Mooncakes and Orange Buttons
September 11, 2023
To: All MoveUP Executive Councillors, and Executive Board Members
MoveUP’s Human Rights and Multicultural Committee is committed to sharing many culturally significant events and observances with our members.
Coming up towards the end of this month are two events that are particularly noteworthy: Mid-Autumn Festival (Sept. 29) and the National Day for Truth and Reconciliation (Sept. 30), the latter also known as Orange Shirt Day.
To help our members learn about these events, we have some giveaways that we would like our executive councillors help to bring back to your workplaces to distribute to members.
We have individually packaged mooncakes made with Lotus seed paste (note: mooncakes are not vegan item) for you to share with members to mark Mid-Autumn Festival.
For Orange Shirt Day, we have ‘Every Child Matters’ buttons featuring a leaf commissioned by MoveUP and designed by Indigenous artist Richard Shorty of the Northern Tutchone First Nations.
Please click HERE to place your order for pick up at the upcoming Executive Council meeting on Monday, September 25. To ensure that as many of our members can have access, please only submit an order for the number of members in your workplace. Your actual number of items received may be adjusted depending on demand.
CUT OFF FOR ORDERING WILL BE SUNDAY SEPTEMBER 17th AT MIDNIGHT.
About Mid-Autum Festival:
For over 3,000 years, cultures including Chinese, Taiwanese, Japanese and Korean have celebrated the Mid-Autumn Festival which honours the harvest moon. The annual celebration is continued today by many Canadians with those cultural backgrounds. Traditionally, the Chinese version of the Mid-Autumn Festival – also known as the Mooncake Festival – involves carrying brightly-lit lanterns and eating mooncakes, which are small, round pastries with a sweet filling. This year’s Mid-Autumn Festival date falls on September 29.
About the National Day for Truth and Reconciliation / Orange Shirt Day
The National Day for Truth and Reconciliation (NDTR) was first introduced in 2021 and aims to honour the survivors of residential school and remembers those who sadly never returned home. It is a day that allows us to reflect on the genocidal legacy of Canada’s Indian Residential School System and reflect on the steps all of us can take to support truth and reconciliation with Indigenous peoples. NDTR is a federal holiday, and beginning this year is a statutory holiday in BC.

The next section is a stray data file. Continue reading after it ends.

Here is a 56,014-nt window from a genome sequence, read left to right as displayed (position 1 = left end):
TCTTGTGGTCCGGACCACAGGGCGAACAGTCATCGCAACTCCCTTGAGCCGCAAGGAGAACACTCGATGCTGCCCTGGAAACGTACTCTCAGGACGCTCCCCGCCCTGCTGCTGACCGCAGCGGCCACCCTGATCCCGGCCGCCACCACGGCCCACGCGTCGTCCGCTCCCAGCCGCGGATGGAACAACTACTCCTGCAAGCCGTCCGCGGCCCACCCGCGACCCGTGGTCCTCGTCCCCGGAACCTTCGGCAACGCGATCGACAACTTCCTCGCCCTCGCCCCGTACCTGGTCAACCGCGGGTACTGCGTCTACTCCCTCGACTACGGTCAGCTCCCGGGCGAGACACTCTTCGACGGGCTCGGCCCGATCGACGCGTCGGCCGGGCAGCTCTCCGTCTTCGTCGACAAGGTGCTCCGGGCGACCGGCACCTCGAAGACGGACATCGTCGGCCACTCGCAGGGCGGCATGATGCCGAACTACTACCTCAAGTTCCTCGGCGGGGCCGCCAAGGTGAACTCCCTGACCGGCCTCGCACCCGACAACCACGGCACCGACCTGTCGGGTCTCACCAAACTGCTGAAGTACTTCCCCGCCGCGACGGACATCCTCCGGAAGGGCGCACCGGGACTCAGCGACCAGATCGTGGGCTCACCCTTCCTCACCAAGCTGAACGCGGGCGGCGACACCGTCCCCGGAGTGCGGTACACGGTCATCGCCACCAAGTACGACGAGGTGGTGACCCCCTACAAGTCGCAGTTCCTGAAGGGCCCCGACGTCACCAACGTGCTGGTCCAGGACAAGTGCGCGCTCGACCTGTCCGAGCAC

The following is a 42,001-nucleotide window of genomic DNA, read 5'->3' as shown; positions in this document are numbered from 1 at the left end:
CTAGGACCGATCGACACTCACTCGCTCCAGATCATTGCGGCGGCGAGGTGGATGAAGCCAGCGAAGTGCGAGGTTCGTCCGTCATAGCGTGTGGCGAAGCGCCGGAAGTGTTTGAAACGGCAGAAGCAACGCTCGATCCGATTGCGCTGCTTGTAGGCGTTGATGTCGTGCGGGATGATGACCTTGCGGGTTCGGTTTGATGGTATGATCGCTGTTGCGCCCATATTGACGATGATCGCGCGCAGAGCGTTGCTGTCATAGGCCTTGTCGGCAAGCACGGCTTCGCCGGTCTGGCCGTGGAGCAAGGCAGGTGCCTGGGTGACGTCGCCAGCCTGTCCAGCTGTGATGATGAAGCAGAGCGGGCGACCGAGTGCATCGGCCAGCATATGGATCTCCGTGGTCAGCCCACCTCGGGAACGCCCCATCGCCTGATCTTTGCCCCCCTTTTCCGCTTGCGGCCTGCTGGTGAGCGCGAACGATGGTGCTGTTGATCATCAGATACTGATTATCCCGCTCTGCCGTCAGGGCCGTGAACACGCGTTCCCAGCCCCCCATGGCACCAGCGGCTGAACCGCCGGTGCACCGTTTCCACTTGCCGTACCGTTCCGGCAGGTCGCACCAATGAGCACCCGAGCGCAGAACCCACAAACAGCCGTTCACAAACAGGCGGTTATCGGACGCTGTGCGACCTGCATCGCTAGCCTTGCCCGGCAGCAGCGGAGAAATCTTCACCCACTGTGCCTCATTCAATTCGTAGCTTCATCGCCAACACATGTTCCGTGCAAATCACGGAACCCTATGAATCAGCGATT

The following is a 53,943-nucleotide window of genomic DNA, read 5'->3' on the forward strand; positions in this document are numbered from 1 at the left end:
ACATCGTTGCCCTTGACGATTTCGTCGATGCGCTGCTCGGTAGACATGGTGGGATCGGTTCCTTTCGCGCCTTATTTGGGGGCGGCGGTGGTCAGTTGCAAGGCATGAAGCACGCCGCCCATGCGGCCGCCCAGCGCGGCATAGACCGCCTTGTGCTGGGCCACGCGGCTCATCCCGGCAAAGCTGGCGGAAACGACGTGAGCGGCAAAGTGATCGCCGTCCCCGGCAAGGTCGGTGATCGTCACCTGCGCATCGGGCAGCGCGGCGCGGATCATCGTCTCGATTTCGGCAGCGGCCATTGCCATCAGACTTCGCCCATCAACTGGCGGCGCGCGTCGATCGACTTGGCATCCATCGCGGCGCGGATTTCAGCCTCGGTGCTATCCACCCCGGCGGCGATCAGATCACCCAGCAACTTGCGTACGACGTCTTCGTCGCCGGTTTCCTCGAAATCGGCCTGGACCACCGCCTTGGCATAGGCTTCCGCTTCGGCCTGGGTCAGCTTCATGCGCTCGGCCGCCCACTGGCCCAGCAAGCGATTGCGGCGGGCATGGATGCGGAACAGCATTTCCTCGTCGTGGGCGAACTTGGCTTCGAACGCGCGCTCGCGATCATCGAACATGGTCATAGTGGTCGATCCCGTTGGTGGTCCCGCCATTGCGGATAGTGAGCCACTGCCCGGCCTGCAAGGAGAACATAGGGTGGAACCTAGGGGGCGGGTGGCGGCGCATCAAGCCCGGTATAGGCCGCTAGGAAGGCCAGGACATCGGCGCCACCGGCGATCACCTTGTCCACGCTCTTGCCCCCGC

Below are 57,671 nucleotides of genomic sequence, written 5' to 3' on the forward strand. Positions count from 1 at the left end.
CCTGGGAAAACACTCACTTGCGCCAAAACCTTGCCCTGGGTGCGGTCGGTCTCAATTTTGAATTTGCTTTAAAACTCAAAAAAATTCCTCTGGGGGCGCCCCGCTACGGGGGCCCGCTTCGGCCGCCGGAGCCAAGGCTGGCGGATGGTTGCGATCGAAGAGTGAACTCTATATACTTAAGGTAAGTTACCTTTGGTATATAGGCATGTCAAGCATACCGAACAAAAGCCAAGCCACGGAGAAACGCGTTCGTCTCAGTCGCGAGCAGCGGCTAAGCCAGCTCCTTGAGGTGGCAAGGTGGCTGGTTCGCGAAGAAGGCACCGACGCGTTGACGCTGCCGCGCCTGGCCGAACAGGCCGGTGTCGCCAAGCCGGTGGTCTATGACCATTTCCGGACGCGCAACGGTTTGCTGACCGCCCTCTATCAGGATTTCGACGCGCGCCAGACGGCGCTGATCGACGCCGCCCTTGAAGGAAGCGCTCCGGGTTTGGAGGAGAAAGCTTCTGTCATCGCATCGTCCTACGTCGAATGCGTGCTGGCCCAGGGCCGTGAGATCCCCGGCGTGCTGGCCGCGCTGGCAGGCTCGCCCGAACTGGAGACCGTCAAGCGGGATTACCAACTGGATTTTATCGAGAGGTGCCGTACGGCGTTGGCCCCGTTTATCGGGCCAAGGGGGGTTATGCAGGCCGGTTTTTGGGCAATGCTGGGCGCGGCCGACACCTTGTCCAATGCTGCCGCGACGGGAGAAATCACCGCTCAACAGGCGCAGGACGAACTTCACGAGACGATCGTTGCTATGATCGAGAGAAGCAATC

Orange Shirt Day originally began in 2013 and its origins centered around the experiences of Phyllis Webstad, a former student at the St. Joseph Mission Residential School in Williams Lake, BC. Six-year-old Phyllis wore a shiny new orange shirt, bought by her grandmother, on her first day of school but had it taken away from her. Orange Shirt Day is an opportunity for all Canadians to examine the harmful effects of residential schools and the legacy they have left behind and is a reminder to all of us that Every Child Matters.
Christy Slusarenko & Anderson Charles
Co-chairs, Human Rights & Multicultural Committee
Please note: The Human Rights & Multicultural Committee strives to bring awareness and celebrate different human rights causes and multicultural events including cultural and religious holidays. However, for logistical reasons, we may not always have the capacity to plan activities around all celebrations that are of significance for our members. We appreciate your understanding.